Intra‐Annual Climate Anomalies in Northwestern North America Following the 1783–1784 CE Laki Eruption
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Intra‐Annual Climate Anomalies in Northwestern North America Following the 1783–1784 CE Laki Eruption

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  • Journal Title:
    Journal of Geophysical Research: Atmospheres
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    The 1783–1784 CE Laki eruption in Iceland was one of the largest, in terms of the mass of SO2 emitted, high‐latitude eruptions in the last millennium, but the seasonal and regional climate response was heterogeneous in space and time. Although the eruption did not begin until early June, tree‐ring maximum latewood density (MXD) reconstructions from Alaska suggest that the entire 1783 summer was extraordinarily cold. We use high‐resolution quantitative wood anatomy, climate model simulations, and proxy systems modeling to resolve the intra‐annual climate effects of the Laki eruption on temperatures over northwestern North America. We measured wood anatomical characteristics of white spruce (Picea glauca) trees from two northern Alaska sites. Earlywood cell characteristics of the 1783 ring are normal, while latewood cell wall thickness is significantly and anomalously reduced compared to non‐eruption years. Combined with complementary evidence from climate model experiments and proxy systems modeling, these features indicate an abrupt and premature cessation of cell wall thickening due to a rapid temperature decrease toward the end of the growing season. Reconstructions using conventional annual resolution MXD likely over‐estimate total growing season cooling in this year, while ring width fails to capture this abrupt late‐summer volcanic signal. Our study has implications not only for the interpretation of the climatic impacts of the Laki eruption in North America, but more broadly demonstrates the importance of timing and internal variability when comparing proxy temperature reconstructions and climate model simulations. It further demonstrates the value of developing cellular‐scale tree‐ring proxy measurements for paleoclimatology.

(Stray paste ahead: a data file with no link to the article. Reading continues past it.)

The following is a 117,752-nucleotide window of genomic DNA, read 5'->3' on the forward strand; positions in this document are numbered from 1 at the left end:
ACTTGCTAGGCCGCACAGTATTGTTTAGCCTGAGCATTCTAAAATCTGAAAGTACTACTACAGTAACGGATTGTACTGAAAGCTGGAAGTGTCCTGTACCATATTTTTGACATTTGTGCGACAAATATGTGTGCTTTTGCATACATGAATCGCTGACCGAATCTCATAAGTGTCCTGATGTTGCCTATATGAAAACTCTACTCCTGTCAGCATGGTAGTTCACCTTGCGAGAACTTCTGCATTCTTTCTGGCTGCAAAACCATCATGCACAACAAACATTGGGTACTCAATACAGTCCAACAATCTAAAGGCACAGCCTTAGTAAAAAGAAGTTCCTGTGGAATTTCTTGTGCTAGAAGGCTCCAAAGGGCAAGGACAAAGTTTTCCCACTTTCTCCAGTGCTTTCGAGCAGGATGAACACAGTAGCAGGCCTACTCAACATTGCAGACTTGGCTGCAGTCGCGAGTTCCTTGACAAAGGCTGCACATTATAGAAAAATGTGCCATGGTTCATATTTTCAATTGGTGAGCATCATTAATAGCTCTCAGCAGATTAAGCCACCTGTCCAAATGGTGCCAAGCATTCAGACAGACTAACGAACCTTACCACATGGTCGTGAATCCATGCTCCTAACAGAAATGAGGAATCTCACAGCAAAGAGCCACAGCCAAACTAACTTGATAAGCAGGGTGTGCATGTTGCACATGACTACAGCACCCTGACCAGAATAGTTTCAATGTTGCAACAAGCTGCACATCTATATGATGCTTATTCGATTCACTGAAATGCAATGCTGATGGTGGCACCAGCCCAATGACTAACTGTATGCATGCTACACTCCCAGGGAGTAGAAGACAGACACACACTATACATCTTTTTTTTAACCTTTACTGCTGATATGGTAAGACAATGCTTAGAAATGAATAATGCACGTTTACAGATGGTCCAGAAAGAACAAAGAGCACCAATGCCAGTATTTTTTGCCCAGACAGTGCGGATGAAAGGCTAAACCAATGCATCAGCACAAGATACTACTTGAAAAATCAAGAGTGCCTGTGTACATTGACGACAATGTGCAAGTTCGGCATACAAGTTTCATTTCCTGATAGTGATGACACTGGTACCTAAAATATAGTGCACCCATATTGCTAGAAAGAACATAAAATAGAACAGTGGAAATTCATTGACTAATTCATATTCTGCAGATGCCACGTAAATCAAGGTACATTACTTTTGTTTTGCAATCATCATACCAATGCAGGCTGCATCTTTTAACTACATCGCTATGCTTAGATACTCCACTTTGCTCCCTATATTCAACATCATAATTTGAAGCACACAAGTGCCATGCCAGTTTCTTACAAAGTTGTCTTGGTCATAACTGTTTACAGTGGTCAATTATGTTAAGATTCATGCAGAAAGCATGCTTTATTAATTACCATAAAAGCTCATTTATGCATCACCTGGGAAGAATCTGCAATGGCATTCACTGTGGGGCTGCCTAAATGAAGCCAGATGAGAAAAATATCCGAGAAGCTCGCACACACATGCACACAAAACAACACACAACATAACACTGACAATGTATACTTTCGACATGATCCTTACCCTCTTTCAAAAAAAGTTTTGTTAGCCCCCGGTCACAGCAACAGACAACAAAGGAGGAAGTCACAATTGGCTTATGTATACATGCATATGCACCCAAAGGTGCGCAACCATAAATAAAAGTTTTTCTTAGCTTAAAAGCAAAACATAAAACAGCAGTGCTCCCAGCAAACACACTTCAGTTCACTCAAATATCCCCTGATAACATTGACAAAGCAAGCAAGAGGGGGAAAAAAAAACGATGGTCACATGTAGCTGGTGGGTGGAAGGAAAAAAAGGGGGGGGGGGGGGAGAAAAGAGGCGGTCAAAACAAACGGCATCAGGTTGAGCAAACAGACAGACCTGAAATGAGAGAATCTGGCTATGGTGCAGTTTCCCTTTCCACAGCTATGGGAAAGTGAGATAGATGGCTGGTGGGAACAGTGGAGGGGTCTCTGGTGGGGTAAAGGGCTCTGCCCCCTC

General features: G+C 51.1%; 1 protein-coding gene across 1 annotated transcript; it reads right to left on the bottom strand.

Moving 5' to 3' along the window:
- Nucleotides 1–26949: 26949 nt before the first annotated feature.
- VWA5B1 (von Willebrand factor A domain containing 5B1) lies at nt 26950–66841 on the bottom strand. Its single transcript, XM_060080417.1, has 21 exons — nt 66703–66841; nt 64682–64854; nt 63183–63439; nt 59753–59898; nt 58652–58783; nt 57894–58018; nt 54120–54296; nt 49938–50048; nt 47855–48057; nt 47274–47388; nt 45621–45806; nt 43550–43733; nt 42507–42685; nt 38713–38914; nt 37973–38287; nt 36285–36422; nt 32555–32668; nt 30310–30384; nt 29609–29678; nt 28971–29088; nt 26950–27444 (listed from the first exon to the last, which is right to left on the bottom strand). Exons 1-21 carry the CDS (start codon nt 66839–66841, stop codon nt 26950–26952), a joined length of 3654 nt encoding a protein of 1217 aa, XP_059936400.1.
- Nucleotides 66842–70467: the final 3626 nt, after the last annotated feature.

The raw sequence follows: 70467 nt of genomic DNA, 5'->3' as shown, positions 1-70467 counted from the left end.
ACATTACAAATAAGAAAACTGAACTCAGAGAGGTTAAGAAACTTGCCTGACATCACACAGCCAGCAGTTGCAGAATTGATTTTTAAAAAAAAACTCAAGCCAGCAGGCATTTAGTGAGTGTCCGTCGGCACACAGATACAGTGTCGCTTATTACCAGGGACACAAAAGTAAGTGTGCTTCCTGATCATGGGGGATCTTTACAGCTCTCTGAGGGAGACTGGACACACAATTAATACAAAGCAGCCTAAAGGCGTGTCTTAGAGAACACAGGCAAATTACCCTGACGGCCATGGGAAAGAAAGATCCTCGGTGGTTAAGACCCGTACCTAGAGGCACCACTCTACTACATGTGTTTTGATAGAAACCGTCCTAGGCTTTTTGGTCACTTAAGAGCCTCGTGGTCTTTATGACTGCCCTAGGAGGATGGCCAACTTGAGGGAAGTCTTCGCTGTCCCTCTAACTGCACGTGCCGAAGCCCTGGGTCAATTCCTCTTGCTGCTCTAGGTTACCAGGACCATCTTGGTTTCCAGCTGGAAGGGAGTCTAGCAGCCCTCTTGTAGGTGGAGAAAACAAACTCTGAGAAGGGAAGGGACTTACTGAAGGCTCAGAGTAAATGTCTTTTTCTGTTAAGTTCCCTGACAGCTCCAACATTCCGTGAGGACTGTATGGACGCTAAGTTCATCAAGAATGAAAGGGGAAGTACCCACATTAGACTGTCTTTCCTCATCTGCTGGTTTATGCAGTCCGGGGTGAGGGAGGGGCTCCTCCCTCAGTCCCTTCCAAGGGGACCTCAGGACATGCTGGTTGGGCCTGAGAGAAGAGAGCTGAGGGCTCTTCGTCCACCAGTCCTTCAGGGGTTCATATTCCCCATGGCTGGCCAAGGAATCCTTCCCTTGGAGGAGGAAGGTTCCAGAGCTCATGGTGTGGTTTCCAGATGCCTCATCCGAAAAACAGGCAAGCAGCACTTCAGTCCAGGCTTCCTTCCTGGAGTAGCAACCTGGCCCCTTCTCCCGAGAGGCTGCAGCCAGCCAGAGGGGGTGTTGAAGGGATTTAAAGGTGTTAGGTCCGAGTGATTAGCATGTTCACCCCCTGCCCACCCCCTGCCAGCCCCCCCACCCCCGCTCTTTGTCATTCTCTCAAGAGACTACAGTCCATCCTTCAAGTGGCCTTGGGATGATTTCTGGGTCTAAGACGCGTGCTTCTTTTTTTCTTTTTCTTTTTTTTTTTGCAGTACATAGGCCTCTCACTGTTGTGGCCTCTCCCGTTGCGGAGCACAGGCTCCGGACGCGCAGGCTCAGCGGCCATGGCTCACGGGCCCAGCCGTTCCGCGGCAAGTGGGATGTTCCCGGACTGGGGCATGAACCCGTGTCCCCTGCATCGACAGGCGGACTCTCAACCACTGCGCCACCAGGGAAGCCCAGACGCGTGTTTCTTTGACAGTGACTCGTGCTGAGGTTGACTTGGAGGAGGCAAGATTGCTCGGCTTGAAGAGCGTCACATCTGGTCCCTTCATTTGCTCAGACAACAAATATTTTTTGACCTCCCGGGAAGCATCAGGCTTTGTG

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    Journal of Geophysical Research: Atmospheres, 126(3)
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    2169-897X;2169-8996;
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